Ask any person in the process of purchasing a property if the presence of beetles on that property is a concern and you would probably get a definite 'No.' Quite possibly because for many years it was accepted that all properties on the coast were automatically inspected for the presence of wood destroying beetles. Given the migration of beetles and the prevalence of termites in most of the country though, many people are appreciating the value of having their properties inspected more regularly.
So, choosing a SAPCA qualified inspector is crucial, especially for the purchaser. But even then one may not be entirely out of the danger zone as the fine print in your beetle clause may actually limit the certificate to only two of many potentially destructive organisms. It may be that the property in question has an infestation destroying the structure which is ignored because of a technicality. The purchaser will then have no recourse against the seller as he/she has accepted and signed a deed of sale that limits the beetle certificate to cover Hylotrupes Bajulus (Italian beetle) and Oxypleuris Nodieri (brown house borer) only or alternatively the misnomer, 'notifiable beetle'. (This term derives from a law promulgated more than 20 years ago that stipulated that the Department of Plant Protection and Seed Control should be notified of the occurrence of various species of beetles. Although this included most beetle species, these were classified into categories according to the risks posed and somehow over time the term 'notifiable' was accepted to refer only to Hylotrupes Bajulus and Oxypleuris Nodieri.)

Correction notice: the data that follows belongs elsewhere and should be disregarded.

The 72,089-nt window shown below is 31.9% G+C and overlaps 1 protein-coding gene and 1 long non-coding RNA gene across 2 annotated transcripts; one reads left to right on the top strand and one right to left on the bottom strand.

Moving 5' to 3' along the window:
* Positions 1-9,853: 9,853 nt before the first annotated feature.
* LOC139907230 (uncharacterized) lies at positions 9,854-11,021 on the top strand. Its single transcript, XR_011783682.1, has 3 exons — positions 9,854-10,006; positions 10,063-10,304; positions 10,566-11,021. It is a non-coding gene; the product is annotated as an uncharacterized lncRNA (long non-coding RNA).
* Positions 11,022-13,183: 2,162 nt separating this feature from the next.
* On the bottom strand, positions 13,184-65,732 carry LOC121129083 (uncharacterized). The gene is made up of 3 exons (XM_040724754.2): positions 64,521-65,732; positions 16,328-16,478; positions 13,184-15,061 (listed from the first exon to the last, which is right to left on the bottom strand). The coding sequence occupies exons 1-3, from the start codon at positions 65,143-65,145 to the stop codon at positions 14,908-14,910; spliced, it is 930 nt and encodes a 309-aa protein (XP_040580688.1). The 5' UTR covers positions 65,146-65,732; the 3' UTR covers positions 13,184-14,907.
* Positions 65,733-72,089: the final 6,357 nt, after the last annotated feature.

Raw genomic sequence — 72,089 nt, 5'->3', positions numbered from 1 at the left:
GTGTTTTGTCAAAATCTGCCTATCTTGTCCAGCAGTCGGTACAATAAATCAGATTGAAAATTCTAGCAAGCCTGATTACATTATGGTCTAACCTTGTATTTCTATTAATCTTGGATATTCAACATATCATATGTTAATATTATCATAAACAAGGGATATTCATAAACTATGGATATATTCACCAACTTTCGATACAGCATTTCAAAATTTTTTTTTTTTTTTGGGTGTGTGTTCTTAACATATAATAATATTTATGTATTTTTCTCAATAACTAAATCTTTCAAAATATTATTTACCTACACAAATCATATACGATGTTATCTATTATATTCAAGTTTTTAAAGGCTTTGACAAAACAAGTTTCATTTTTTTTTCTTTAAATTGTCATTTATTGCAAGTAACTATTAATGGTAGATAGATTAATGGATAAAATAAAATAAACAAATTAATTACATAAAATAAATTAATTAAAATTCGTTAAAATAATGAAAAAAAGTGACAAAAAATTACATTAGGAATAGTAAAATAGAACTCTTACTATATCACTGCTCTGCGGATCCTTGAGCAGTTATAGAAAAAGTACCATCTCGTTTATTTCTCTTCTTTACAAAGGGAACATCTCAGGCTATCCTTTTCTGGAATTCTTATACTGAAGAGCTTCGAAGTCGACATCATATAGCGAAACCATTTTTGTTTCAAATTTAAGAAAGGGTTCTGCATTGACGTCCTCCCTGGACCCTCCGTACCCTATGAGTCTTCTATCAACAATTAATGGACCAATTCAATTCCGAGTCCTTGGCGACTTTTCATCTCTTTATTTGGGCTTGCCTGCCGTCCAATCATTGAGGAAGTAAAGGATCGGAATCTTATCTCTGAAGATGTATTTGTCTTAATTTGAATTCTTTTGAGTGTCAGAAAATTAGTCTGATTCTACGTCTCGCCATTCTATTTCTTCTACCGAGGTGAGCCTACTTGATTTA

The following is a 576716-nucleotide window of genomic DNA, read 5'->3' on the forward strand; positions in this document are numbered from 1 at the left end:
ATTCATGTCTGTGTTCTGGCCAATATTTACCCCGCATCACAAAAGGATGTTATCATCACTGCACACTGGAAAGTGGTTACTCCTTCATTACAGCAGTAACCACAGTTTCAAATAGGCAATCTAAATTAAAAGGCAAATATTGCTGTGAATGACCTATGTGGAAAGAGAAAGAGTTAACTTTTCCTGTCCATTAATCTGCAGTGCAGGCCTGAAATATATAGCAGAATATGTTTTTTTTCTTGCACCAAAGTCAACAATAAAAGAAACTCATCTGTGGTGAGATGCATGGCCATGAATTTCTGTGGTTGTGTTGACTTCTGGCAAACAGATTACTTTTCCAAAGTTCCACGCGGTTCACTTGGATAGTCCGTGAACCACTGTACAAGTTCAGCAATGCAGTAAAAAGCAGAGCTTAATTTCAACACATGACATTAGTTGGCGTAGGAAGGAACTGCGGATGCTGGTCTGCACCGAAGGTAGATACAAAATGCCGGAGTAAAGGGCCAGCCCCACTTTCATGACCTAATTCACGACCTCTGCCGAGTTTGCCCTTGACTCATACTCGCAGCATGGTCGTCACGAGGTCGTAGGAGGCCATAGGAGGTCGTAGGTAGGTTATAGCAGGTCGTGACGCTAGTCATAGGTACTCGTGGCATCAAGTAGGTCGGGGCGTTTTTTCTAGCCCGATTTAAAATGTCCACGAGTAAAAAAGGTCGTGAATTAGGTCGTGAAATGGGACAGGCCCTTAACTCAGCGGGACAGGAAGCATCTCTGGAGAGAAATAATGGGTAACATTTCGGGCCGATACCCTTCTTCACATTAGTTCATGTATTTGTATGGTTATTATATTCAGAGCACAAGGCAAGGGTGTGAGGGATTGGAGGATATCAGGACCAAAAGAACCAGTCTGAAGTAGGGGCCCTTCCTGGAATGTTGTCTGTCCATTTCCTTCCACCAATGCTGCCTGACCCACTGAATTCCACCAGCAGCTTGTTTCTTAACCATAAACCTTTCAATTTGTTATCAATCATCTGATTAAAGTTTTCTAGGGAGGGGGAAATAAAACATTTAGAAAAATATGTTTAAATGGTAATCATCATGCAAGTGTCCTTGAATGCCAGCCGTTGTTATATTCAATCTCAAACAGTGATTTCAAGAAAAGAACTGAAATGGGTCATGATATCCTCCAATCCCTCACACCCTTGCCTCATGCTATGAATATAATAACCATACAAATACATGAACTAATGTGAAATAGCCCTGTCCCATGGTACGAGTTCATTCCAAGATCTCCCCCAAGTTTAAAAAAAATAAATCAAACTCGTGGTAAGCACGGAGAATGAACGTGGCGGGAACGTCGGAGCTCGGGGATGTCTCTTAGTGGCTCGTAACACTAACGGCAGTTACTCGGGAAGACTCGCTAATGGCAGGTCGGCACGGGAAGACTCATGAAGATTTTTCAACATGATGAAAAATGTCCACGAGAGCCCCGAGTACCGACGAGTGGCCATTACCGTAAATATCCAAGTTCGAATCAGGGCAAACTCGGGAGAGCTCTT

But what if the property's roof and eaves or floors and joinery were riddled with Anobium Punctatum (cmmon frniture betle), Lyctus Brunneus (powder post beetle) Bostrycidae spp. (shot hole borer) Phoracantha (eucalyptus borer) or Stenocellis Hylostoides, Nicobium Castaniun, Ernobius Molus or Xylocopidae Spp (carpenter bee)? Not to mention the insidious destruction of fungal decay like brown and white rots which, if left unchecked, will not stop until all the timber in the surrounding areas is affected.
read the full article on Property24.com here